About Carol Anne Donohoe

Carol Anne Donohoe is an immigration attorney with a private practice in Reading, Pennsylvania. She has represented and advocated for detained mothers, fathers, and children in the Berks Family detention center, largely pro bono.

I have a question for those of you who continue to say “not all cops are bad”

I have a question for those of you who continue to say “not all cops are bad” or to share the heartwarming photos of a black man supposedly buying lunch at Cracker Barrel for 2 white cops, or to remind us that the important thing is to be kind to everyone (because, after all, we want to feel GOOD, don’t we?):

When you learned about the horrific abuses of children by pedophile priests, how widespread it was, how the church tried to cover it up and would move pedophile priests from one parish to another, did you say “Hey, not all priests are bad?” Did you tell the victims how they should feel or how they should formulate their ‘message?’ Did you put an “I Support My Local Priests” sign on your front yard? Did you share touching photos of a little boy hugging a “good” priest? Did you balk at the idea of removing the statute of limitations for the abuse? Did you disbelieve the victims’ stories? Did you tell them that somehow it was their fault? Did you remind everyone to be kind to each other and that priests were hurting too? Did you say “Well, we ask so much of priests, you know, with having to solve the community’s social problems and that whole celibacy… thing?” Did you say “How do we know the kid didn’t come on to him first?” “All s/he had to do was comply and it wouldn’t have ended so badly?” Did you watch the movie Spotlight and think “Well, they didn’t really tell the priests’ side of the story?” Did you think it was OKAY for a diocese to cover up the abuses and move a priest from one parish to another, only to abuse more children? If you learned that someone you knew was abused did you tell them “Well, all kids matter, not just you” 

I’m guessing the answer to these questions is no. And, if the answer is no, then you best do the important work of asking yourself why you think or say these things about #BlackLiveMatter and the response to the murders of George Floyd, Breonna Taylor, and the countless others at the hands of the police. Do the work. Love and kindness aren’t spread through platitudes, they’re spread through DOING THE WORK.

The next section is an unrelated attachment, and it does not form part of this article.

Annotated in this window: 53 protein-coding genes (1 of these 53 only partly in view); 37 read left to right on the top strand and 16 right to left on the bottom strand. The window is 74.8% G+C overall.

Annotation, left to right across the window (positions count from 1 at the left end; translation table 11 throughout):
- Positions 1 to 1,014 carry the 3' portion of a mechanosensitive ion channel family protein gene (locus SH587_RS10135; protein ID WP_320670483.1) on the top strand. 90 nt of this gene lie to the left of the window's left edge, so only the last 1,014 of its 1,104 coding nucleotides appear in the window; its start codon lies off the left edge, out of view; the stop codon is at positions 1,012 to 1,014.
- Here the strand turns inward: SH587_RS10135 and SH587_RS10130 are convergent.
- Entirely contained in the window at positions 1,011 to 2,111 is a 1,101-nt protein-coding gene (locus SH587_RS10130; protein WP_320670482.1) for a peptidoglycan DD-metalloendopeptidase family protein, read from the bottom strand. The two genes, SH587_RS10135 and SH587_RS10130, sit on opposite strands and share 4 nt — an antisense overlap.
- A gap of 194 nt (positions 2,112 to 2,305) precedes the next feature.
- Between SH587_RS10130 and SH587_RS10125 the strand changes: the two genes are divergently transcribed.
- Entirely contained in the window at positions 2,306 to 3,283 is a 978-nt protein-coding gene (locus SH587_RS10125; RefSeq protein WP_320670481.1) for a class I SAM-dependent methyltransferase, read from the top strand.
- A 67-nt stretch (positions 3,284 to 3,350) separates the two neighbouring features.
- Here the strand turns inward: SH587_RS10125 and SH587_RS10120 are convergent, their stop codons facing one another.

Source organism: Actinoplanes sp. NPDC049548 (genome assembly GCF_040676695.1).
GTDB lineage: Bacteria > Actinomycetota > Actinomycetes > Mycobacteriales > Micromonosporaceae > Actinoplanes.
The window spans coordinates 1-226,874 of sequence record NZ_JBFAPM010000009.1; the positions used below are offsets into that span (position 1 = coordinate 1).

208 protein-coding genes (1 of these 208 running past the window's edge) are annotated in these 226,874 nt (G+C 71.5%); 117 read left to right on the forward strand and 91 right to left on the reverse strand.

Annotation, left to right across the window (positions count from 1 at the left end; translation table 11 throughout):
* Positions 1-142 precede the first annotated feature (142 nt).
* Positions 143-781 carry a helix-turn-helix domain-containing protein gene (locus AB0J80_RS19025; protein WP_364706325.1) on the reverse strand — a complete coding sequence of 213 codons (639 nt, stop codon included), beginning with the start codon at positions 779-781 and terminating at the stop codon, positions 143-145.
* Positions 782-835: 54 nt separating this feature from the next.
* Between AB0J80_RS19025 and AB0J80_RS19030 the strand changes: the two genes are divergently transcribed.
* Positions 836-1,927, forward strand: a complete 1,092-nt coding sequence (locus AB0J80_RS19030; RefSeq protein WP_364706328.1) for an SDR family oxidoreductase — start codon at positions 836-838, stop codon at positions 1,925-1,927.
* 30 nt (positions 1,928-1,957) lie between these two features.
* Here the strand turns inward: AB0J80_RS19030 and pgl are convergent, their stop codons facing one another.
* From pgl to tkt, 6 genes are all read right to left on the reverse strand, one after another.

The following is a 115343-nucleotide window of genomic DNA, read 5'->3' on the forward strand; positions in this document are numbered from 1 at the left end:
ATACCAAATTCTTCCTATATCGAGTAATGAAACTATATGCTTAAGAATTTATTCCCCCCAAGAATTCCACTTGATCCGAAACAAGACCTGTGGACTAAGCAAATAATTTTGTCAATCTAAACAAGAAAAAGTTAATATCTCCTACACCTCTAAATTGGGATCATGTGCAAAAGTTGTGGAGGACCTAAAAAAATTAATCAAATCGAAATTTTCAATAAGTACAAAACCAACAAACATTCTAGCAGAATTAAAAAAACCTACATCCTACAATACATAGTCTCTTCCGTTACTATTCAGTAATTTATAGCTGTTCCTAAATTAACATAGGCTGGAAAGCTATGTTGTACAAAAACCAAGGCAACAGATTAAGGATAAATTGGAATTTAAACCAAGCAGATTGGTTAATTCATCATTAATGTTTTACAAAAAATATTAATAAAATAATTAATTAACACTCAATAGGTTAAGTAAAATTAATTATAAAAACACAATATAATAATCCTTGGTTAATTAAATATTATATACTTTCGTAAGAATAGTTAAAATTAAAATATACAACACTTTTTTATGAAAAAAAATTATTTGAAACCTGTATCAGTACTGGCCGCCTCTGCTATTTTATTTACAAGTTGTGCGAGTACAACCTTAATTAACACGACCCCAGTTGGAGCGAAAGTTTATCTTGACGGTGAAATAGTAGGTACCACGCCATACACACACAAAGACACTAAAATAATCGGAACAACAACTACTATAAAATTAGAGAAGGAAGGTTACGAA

(Photo Credit: Mainichi / AP / Matt York)

For all the children I know and love, we can’t give up. But it sure as hell feels hopeless

Indefinite struggle

Here in Berks County, Pennsylvania, it is rainy and dreary, though the leaves are starting to pop up on the trees. I don’t know if the gray skies reflect my mood or if they create it. Probably both. I don’t work in a hospital. I’m not an ‘essential’ employee. I don’t live in a big city. So, it’s easy for COVID-19 to feel distant for me. But I’m reminded daily that COVID robbed my dearest friend of being with her 26-year-old son as he died. I think about how COVID-19 is seizing the elderly in nursing homes, dying a painful death instead of passing naturally in peace. Hospital workers are on the frontlines of a relentless battle. 

Please, don’t be complacent. 

Our President has never once mourned the dead. Terrorists are protesting that it’s their God given right to be free to get a haircut. At one point in my life, I might have dreamed we’d come out better, stronger after this; that we’d use this time wisely to reflect on all the wrong it brings into the harsh light and determine that we won’t go back there. That’s the way I work. This could be such a catalyst for change: for the planet, for the marginalized, if we had leaders with vision. 

We not only don’t have leaders with vision, we have “leaders” who don’t care whether we live or die, as long as we die working, who amplify hatred and division, who’ve hijacked every level of government, who’ve emboldened the idiotic masses. I know that, for my kids, for all the children I know and love, we can’t give up. But it sure as hell feels hopeless.

(Credit for `Indefinite struggle’, from Under the Unminding Sky by Gregory Thielker: Gregory Thielker)